Ir­reg­u­lar past par­tici­ples

Costa Blanca News (South Edition) - - Basic Spanish -

We are now con­tin­u­ing our quest to learn how to talk about the re­cent past in Span­ish, and a few other things be­sides, by form­ing the past par­tici­ple of verbs.

There are ac­tu­ally quite a few things to say about all of this, which will take a few ar­ti­cles.

Whilst the pic­ture is still in­com­plete, you will prob­a­bly have all sorts of ques­tions, but if you wait, you may well find them an­swered as we go along.

So for to­day, we will just talk about the for­ma­tion of the past par­tici­ple and give a few ex­am­ples at the end of the sorts of sen­tences we are aim­ing at so that you’re not left com­pletely in the dark.

We saw last week that in the case of reg­u­lar verbs, that is most of them, we take the two let­ter end­ings off our in­fini­tive verbs and make a sim­ple change with them. The –ar end­ing be­comes – ado; and the –er and –ir end­ings be­come – ido. This gives us, for ex­am­ple: to speak -’hablar’, spo­ken - ‘hablado’; to drink – ‘be­ber’, drunk - ‘be­bido’; to sleep ‘dormir’, slept - ‘dormido’.

Now this is very sim­ple in­deed, but there are a few ir­reg­u­lar verbs as well to think about.

Hap­pily they are very com­mon, so we tend to get to know them quite quickly. Here are some of them:

Abrir (to (opened)

Escribir (writ­ten)

De­cir (to say/to tell) (said/told)

Hacer (to make/to do) (made/done) Morir (to die) muerto (died) Ver (to see/to watch) visto (seen/watched) open) (to write) abierto es­crito di­cho he­cho (to re­turn) (re­turned)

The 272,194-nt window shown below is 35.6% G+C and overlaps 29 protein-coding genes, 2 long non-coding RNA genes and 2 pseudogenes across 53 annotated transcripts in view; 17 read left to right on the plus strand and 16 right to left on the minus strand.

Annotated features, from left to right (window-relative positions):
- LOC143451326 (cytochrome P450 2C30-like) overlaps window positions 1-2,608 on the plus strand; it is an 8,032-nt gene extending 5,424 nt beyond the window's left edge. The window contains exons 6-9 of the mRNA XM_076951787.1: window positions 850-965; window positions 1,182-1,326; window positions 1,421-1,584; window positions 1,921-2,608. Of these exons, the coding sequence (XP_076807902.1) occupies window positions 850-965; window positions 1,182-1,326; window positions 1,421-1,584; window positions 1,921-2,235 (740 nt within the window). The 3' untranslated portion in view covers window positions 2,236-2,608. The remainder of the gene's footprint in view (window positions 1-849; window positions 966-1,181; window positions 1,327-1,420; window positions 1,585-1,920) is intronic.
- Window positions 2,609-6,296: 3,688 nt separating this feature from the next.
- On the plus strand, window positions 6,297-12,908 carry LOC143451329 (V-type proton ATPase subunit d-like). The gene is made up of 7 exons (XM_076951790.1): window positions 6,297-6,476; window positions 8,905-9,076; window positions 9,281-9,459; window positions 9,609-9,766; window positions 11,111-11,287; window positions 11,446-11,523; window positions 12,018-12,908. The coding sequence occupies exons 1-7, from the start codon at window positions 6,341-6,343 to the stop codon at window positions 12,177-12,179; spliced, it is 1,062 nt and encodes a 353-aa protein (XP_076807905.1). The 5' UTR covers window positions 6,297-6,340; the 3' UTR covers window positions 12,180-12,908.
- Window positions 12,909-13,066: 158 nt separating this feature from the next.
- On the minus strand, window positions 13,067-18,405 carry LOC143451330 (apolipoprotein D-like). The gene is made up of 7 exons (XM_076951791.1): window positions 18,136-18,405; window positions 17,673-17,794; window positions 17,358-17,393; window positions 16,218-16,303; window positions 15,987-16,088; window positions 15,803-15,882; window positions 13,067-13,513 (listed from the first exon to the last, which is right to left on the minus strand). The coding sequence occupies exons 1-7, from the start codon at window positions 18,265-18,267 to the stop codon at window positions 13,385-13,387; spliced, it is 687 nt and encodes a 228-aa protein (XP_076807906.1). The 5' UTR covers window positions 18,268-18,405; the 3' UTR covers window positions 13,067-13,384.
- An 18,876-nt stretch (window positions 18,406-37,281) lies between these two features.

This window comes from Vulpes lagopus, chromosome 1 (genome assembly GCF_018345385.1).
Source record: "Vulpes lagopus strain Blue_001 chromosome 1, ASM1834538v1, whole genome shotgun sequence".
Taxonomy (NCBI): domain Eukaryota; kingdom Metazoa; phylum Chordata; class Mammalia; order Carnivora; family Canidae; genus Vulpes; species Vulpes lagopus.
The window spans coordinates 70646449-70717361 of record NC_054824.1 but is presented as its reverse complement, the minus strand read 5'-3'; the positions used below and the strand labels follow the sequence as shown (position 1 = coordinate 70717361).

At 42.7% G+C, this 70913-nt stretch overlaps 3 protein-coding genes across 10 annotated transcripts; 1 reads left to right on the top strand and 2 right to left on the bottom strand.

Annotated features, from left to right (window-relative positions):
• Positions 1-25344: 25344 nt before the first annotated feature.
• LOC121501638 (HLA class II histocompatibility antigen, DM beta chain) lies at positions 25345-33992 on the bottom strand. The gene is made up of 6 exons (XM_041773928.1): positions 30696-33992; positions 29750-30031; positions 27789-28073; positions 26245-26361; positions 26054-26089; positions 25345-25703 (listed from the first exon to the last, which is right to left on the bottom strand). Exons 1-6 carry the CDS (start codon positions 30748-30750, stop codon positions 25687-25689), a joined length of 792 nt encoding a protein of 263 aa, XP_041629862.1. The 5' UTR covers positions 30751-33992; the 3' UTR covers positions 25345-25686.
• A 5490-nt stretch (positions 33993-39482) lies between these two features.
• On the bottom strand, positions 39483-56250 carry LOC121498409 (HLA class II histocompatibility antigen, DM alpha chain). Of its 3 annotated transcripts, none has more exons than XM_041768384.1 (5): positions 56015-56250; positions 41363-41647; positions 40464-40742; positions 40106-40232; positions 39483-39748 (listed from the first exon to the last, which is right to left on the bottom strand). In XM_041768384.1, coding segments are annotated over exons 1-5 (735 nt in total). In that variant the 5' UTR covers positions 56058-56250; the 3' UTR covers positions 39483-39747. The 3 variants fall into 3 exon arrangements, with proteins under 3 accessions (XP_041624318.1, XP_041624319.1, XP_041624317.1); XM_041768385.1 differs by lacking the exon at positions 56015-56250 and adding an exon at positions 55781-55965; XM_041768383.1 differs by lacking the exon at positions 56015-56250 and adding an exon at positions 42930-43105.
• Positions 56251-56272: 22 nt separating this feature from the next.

I feel I can go no fur­ther with­out given you ac­tual ex­am­ples of how these things are used, on the un­der­stand­ing that more will be ex­plained next time, par­tic­u­lar re­gard­ing the trans­la­tion of ‘have’ and ‘has’ in these sen­tences. Here we go: He hablado con mi ve­cino. have spo­ken to my neigh­bour.

Has es­crito una carta. You have writ­ten a let­ter

Ha dormido bien. slept well.

He­mos visto la película. have seen the film.

Habéis vuelto de va­ca­ciones. You have come back from hol­i­day.

Han be­bibo mucha cerveza. They have drunk a lot of beer.

Be­fore next week, prac­tise form­ing some more past par­tici­ples. vuelto I He has We

Here are some verbs we have al­ready learnt to get you started. They are all reg­u­lar so you should do them in a jiffy:

Traba­jar, coci­nar, bailar, apren­der, comer, fir­mar, vis­i­tar, tener, com­prar, con­ducir, ir, cam­biar.


Newspapers in English

Newspapers from Spain

© PressReader. All rights reserved.